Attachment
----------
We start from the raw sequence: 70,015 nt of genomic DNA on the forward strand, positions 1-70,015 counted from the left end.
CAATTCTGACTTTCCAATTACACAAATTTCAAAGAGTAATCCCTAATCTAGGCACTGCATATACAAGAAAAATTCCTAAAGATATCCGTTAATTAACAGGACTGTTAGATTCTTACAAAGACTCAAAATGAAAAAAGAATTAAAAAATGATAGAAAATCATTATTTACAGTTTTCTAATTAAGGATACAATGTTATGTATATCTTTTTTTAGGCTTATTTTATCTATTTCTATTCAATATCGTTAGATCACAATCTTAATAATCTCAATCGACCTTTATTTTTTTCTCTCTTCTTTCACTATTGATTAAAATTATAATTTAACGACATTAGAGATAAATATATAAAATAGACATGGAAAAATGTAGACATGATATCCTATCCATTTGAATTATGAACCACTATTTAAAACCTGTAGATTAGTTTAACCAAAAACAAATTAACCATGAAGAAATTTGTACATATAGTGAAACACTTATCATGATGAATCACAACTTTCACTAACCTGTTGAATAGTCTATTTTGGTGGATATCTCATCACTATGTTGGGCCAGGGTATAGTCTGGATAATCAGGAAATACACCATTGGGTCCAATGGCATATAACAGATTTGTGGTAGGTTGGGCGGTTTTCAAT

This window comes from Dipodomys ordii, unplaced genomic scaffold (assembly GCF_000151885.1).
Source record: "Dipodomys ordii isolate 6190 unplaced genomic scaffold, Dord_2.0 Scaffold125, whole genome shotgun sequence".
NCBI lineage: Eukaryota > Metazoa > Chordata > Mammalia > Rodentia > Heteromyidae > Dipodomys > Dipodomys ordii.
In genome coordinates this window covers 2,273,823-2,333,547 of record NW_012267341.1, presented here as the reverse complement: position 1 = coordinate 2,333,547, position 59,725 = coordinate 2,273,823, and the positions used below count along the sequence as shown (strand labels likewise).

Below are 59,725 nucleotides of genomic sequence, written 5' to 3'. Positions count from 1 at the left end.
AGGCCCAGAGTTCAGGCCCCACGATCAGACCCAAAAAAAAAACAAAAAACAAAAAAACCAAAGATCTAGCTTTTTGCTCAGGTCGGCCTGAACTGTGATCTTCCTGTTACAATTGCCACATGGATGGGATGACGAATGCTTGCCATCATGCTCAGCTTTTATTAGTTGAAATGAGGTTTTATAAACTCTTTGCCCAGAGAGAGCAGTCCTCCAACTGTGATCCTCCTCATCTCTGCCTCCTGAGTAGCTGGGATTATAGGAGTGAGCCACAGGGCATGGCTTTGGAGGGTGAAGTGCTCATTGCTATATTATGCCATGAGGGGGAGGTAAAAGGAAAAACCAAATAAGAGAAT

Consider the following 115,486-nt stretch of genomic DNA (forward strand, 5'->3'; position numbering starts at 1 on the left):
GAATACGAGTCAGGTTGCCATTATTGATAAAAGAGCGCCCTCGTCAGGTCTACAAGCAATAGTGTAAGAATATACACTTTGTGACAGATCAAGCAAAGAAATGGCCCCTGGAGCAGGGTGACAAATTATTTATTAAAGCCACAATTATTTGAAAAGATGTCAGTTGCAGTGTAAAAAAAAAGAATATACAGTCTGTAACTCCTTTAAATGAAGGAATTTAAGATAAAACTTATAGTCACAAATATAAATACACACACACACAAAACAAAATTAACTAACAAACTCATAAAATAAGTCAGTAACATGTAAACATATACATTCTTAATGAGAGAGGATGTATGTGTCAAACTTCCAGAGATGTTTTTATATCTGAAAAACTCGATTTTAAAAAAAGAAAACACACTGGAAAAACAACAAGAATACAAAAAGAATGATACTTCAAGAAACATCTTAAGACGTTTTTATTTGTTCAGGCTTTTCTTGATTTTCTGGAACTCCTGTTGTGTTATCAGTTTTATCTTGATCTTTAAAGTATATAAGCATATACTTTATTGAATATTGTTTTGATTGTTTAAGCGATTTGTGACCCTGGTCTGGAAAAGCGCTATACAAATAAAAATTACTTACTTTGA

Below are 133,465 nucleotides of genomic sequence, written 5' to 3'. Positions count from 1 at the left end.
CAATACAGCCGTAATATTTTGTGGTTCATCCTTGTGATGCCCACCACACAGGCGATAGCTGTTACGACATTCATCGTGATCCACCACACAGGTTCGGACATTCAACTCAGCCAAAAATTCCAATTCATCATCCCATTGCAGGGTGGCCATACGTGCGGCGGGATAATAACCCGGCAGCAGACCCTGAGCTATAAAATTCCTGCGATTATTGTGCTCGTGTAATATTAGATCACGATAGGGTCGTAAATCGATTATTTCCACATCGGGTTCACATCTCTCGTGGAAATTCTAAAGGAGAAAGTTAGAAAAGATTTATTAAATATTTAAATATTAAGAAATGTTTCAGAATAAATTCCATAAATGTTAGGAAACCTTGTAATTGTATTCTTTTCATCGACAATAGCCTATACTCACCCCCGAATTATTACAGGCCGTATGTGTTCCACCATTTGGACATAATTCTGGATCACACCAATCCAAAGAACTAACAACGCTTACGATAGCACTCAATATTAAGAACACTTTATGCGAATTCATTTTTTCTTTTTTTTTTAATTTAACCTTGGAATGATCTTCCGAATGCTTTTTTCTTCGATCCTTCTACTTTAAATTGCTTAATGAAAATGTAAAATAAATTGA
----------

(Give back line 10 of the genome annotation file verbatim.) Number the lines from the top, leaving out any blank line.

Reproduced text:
GAATACGAGTCAGGTTGCCATTATTGATAAAAGAGCGCCCTCGTCAGGTCTACAAGCAATAGTGTAAGAATATACACTTTGTGACAGATCAAGCAAAGAAATGGCCCCTGGAGCAGGGTGACAAATTATTTATTAAAGCCACAATTATTTGAAAAGATGTCAGTTGCAGTGTAAAAAAAAAGAATATACAGTCTGTAACTCCTTTAAATGAAGGAATTTAAGATAAAACTTATAGTCACAAATATAAATACACACACACACAAAACAAAATTAACTAACAAACTCATAAAATAAGTCAGTAACATGTAAACATATACATTCTTAATGAGAGAGGATGTATGTGTCAAACTTCCAGAGATGTTTTTATATCTGAAAAACTCGATTTTAAAAAAAGAAAACACACTGGAAAAACAACAAGAATACAAAAAGAATGATACTTCAAGAAACATCTTAAGACGTTTTTATTTGTTCAGGCTTTTCTTGATTTTCTGGAACTCCTGTTGTGTTATCAGTTTTATCTTGATCTTTAAAGTATATAAGCATATACTTTATTGAATATTGTTTTGATTGTTTAAGCGATTTGTGACCCTGGTCTGGAAAAGCGCTATACAAATAAAAATTACTTACTTTGA